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97 NOV/DEC 2017 • £6.50 UK $15.99
Meng AFV Modeller
November / December 2017
A N DY G U L D E N ’ S
PA N Z E R I V AU S F. J
THE END IS NEAR
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In The Devil’s Hands Pete Usher’s dramatic Eastern Front scene.
The End is Near Andy Gulden returns with another stunning 1:16 scene.
Buffalo Soldier Manuel Reiner creates a unique 1:35 StuG III.
Panzerkampfwagen IV Part 15 The Editor continues detailing Trumpeter’s 1:16 kit.
Señor Patton Sean M. Lynch adds a Spanish twist to Takom’s new M47.
Keeping Track New releases.
Syrian Shilka We see how Hong Model’s Shilka shapes up.
Meng AFV Modeller is published Bimonthly by AFV Modeller ltd Old Stables East Moor Stannington Northumberland NE61 6ES Tel: 01670 823648 Fax: 01670 820274 Editor and Designer: David Parker email: [email protected]
Deputy Editor: Mark Neville email: [email protected]
Sales Director: Keith Smith email: [email protected]
Proof Reading: Jim Chandler ISSN 2059-4305
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AFV Modeller welcomes contributions from interested parties, but cannot accept any responsibility for unsolicited material. The contents of this publication including all articles, drawings and photographs originated by AFV Modeller ltd become the publishers copyright under copyright law. Reproduction in any form requires the written consent of the publisher. Whilst every care is taken to avoid mistakes AFV Modeller ltd. cannot be liable in any way for errors or ommissions.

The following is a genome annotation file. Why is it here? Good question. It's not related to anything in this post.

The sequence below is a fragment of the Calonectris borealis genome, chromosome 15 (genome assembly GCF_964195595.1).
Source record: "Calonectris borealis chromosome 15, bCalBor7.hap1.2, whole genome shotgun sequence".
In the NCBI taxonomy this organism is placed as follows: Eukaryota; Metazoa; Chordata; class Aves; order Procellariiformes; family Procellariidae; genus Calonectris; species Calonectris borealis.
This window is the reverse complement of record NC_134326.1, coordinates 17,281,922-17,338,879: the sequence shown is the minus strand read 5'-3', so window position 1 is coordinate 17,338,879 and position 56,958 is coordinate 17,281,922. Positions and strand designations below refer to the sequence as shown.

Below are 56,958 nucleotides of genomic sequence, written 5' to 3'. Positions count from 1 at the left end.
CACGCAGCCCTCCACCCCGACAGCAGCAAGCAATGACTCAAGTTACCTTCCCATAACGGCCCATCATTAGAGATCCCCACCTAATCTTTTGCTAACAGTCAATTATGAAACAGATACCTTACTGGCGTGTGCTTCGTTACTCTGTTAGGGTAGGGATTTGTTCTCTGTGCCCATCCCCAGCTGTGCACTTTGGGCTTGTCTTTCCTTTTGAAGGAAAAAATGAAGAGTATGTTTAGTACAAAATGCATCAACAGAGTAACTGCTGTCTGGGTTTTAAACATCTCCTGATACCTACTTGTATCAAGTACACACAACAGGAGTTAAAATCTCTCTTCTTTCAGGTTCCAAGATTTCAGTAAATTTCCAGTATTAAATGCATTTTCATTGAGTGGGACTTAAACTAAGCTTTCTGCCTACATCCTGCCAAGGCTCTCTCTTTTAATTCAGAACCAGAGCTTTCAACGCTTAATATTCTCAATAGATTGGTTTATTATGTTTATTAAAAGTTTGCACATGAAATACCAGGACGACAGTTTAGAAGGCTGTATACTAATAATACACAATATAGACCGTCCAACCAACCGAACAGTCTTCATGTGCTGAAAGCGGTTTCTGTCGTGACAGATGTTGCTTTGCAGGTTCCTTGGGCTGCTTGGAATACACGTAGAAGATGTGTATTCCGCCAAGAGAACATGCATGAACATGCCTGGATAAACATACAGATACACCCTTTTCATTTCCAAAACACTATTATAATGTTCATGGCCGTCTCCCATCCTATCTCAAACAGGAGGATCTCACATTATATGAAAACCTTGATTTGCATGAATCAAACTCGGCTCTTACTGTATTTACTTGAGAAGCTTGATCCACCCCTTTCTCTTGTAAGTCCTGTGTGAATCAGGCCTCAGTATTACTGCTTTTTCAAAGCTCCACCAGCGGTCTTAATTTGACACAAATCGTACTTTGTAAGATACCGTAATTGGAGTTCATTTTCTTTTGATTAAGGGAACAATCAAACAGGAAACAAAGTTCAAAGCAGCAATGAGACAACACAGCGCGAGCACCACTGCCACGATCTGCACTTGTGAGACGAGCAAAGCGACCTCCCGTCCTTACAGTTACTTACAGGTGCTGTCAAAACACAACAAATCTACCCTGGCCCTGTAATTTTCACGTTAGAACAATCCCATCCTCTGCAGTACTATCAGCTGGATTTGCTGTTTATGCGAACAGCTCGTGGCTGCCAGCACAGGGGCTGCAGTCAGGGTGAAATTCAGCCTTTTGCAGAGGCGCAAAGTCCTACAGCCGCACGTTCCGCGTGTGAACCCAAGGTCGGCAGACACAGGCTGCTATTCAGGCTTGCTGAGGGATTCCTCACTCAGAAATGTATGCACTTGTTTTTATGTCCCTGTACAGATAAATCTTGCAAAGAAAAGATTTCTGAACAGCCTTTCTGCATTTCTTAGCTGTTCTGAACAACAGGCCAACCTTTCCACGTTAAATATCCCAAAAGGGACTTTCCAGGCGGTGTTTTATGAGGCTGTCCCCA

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P E T E U S H E R ’ S D R A M AT I C AW A R D - W I N N I N G V I G N E T T E
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Beast Killer ISU-152 was a Russian fixed turret fully enclosed assault gun also capable of serving as a tank-destroyer. The Russian army used the JSU until the 1970s. Reading the reference I had, I found out this vehicle received an interesting nickname ‘’The Beast Killer’ this was earned for its ability to knock out the heaviest of German tanks, many of which were named after animals, such as elephant, rhinoceros (Nashorn) Panther and of course Tiger! With this new tank causing massive
losses to German armour frustration grew around the JSU and they were seen as a real prize to knock out and the Germans could only dream of capturing the crew of one of these mighty beasts. I wanted to depict a scene of high emotion in a relatively small environment. The composition of the diorama was going to be critical to give a clear story and portray the feelings of the troops involved. The idea soon solidified in my mind of
German SS forces pulling frightened Russians out of a disabled JSU. The crew were clearly in a perilous situation. Using out the box figures was clearly out of the question, so I knew some converting and sculpting was going to be needed. I bought two Tamiya JSU-152 kits, one would be a dummy kit so the figures could be sculpted to fit perfectly.